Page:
Press Release

Wednesday, October 2

AWB Honors Tacoma's Feed Commodities with Manufacturer of the Year Award

Innovative livestock feed company helps companies reduce food waste, save money

TACOMA — The Association of Washington Business today honored Feed Commodities of Tacoma with the 2019 Manufacturer of the Year Award.

Feed Commodities, LLC is a premier recycler of bakery and food byproducts into livestock feeds. The company purchases high-quality ingredients through local, vetted suppliers, safeguards them from transportation through the production process, and ensures that the finished feeds meet high safety and quality standards. The company has also developed Normandy Waste Management Systems, an innovative solution to help companies reduce food waste, save money and benefit the environment through better tracking and management of bakery ingredients.

The Manufacturer of the Year Award is given to a company that has a commitment to manufacturing excellence, has found creative solutions to challenges, as well as involvement in public policy that impacts manufacturers.

AWB President Kris Johnson presented the award to company officials Wednesday afternoon at the Feed Commodities facility in Tacoma.

“Feed Commodities has developed creative solutions for the Pacific Northwest food industry, and quality products for Washington’s farms and ranches,” Johnson said. “And this company has been involved in telling the story of manufacturing in Washington, advocating for policies that allow all employers to thrive.”

Feed Commodities was established in 1996 and employs 35 people. It’s among the many Washington companies AWB will visit during the Manufacturing Week bus tour through Oct. 10.

“Receiving the 2019 Washington Manufacturer of the Year Award is quite an honor,” Feed Commodities CEO Jim Seley said. “We look forward to being part of the continual growth of positive and healthy Washington workforce environments, while supporting the Washington food industry with food waste diversion and reduction opportunities.”

Washington’s manufacturing sector produced nearly $59 billion in economic output in 2017, and employed more than 287,000 people with good-paying jobs.

AWB’s tour bus began the day at SEH America in Vancouver, and continued to G. Loomis in Woodland, Churchill Glove Co. in Centralia, Lacey Makerspace in Lacey, and Greer Tank in Lakewood.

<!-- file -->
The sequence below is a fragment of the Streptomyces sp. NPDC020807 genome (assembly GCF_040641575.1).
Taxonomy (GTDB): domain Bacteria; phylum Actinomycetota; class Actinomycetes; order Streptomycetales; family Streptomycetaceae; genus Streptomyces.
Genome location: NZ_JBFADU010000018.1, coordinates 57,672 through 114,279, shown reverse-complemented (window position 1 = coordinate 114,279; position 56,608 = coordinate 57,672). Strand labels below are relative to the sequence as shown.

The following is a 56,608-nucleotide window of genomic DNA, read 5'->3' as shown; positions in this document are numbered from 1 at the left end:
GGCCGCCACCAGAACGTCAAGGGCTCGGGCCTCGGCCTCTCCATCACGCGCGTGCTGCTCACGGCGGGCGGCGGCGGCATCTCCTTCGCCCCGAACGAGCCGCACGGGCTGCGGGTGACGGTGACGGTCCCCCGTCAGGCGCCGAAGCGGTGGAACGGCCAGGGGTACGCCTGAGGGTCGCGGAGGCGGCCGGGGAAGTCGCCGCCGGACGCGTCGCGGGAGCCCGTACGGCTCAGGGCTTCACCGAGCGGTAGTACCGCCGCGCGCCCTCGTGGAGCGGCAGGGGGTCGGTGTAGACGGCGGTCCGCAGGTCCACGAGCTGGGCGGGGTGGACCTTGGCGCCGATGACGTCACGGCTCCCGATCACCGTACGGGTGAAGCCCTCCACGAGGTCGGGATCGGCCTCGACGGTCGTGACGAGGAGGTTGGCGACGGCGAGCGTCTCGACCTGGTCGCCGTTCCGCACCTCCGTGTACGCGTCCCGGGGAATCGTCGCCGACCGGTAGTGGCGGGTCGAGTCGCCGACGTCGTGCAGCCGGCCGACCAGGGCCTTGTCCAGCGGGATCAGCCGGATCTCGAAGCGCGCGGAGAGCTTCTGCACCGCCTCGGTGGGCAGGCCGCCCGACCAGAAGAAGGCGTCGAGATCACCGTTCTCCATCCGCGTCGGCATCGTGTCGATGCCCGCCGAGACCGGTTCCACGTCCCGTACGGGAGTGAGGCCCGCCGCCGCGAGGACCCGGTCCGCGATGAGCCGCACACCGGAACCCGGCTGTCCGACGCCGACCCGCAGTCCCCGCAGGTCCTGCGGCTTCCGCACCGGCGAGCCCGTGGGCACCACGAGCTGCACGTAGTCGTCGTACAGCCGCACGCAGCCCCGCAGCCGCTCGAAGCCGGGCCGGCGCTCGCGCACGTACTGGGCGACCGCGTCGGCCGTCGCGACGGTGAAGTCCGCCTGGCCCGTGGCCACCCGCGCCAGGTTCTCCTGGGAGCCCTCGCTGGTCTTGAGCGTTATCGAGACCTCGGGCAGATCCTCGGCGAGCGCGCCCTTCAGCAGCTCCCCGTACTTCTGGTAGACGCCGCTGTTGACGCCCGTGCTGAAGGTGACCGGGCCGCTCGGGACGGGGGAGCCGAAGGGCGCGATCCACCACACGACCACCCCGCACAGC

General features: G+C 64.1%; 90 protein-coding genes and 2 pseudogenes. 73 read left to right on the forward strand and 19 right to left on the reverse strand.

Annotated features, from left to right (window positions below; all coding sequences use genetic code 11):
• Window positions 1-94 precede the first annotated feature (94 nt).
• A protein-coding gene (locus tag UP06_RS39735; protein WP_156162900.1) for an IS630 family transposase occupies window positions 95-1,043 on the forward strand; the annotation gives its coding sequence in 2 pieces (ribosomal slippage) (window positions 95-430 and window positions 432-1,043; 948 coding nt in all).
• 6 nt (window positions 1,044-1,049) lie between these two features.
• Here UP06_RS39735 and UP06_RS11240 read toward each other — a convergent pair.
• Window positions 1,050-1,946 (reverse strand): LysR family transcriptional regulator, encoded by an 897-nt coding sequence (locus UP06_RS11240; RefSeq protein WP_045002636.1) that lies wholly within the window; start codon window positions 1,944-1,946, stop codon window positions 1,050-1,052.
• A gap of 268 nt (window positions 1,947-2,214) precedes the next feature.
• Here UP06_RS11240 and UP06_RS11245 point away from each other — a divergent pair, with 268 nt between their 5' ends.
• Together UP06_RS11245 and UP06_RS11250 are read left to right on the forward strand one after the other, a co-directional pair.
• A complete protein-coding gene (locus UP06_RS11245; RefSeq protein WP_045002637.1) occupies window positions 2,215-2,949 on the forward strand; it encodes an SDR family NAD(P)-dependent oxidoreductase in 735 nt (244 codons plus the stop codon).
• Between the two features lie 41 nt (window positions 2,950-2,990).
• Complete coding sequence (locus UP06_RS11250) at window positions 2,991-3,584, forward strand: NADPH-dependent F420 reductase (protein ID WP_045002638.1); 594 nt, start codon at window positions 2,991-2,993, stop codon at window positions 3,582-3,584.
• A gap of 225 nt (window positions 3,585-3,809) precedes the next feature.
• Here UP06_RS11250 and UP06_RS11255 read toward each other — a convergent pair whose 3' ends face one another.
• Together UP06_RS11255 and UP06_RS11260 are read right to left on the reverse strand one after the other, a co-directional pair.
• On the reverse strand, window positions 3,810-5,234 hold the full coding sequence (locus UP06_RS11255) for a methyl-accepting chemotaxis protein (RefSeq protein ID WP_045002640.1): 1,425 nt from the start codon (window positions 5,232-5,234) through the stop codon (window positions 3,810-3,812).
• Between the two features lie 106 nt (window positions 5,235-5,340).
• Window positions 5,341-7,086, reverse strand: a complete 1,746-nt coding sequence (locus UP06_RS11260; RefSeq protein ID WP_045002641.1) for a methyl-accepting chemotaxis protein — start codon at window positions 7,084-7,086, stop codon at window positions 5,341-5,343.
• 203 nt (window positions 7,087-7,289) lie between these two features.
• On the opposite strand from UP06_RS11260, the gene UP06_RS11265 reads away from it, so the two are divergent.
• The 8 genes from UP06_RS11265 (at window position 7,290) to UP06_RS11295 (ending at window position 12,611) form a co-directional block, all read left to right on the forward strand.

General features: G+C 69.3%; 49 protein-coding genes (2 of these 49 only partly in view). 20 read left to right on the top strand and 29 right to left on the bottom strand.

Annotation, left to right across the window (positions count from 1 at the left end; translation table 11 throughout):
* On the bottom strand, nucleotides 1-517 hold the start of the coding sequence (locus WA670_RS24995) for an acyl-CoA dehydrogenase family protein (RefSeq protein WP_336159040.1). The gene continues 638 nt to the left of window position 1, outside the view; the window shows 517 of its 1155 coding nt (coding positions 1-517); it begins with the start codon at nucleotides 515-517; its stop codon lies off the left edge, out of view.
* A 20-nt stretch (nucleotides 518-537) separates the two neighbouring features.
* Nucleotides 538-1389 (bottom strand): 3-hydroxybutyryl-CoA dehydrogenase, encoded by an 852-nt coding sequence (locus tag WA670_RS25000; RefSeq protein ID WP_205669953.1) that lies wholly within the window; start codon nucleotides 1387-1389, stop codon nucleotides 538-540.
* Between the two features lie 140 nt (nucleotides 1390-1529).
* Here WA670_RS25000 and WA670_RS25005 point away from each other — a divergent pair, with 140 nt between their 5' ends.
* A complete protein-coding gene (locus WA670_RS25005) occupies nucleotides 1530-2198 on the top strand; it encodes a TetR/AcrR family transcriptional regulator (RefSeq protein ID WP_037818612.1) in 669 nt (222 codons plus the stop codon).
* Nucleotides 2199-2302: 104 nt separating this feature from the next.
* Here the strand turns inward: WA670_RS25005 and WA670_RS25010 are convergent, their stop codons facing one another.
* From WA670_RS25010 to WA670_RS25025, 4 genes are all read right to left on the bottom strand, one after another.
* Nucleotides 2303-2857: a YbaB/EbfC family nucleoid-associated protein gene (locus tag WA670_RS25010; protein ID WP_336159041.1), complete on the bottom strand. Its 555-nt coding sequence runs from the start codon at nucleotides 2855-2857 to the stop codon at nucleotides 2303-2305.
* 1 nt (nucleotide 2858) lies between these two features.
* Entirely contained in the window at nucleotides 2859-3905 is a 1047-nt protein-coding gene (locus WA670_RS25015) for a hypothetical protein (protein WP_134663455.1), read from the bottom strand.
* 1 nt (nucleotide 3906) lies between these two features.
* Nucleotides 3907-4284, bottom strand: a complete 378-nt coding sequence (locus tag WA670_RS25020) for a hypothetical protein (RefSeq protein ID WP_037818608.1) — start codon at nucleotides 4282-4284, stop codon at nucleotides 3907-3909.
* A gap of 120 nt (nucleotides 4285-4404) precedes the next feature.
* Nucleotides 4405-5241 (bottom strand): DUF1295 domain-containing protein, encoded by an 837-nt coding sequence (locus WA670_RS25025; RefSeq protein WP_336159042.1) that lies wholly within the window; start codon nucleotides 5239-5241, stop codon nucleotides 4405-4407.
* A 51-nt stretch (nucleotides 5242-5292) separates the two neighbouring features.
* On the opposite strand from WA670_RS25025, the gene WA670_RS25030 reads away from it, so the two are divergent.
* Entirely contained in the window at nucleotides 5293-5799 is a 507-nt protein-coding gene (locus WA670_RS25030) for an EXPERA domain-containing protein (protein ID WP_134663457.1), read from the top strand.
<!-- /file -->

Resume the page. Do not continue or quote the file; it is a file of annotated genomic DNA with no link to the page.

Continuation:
“AWB’s Manufacturing Week bus tour is a celebration of Washington’s incredible manufacturing sector,” AWB President Kris Johnson says. “Manufacturing means good jobs, great products and a solid foundation for the economic health of our state. We’re proud to represent such extraordinary employers, from thousands of family businesses — many of them starting in a garage or basement — to some of the world’s biggest companies. We look forward to hearing their stories along the way and learning how we can help them advocate for smart policies that help manufacturers grow.”

Manufacturing has a big impact on Washington’s working families and communities, too.

More than 287,000 people worked at 7,636 manufacturing firms in 2017. The average compensation was more than $88,000 per year. Many of these jobs offer training and career opportunities without a traditional four-year college degree and are popular with those seeking to avoid student loan debt.

Today’s tour covered Pierce County, where more than 16,700 people work in manufacturing jobs that pay more than $60,000 a year, the state Employment Security Department reports.

The tour also covered Clark County, with more than 13,700 manufacturing jobs; Cowlitz County, with 6,147 jobs; Lewis County, with 3,145 jobs; and Thurston County, with 3,482 manufacturing jobs.

This year’s tour is expected to include several dozen employers and cover more than 1,400 miles.

Follow AWB’s 2019 Manufacturing Tour in real time on AWB’s Olympia Business Watch blog, Twitter, Facebook and Instagram accounts, and Vimeo channel.

For high-resolution photos from AWB’s Manufacturing Week tour, including print-quality photos from each tour stop, visit AWB’s Google Photos account. All photos are available for media use in print and online. Contact AWB Photo Editor Brian Mittge ( with technical questions about photos.

For B-roll of any event during the tour, contact Brian Temple ( or Andrew Lenderman (

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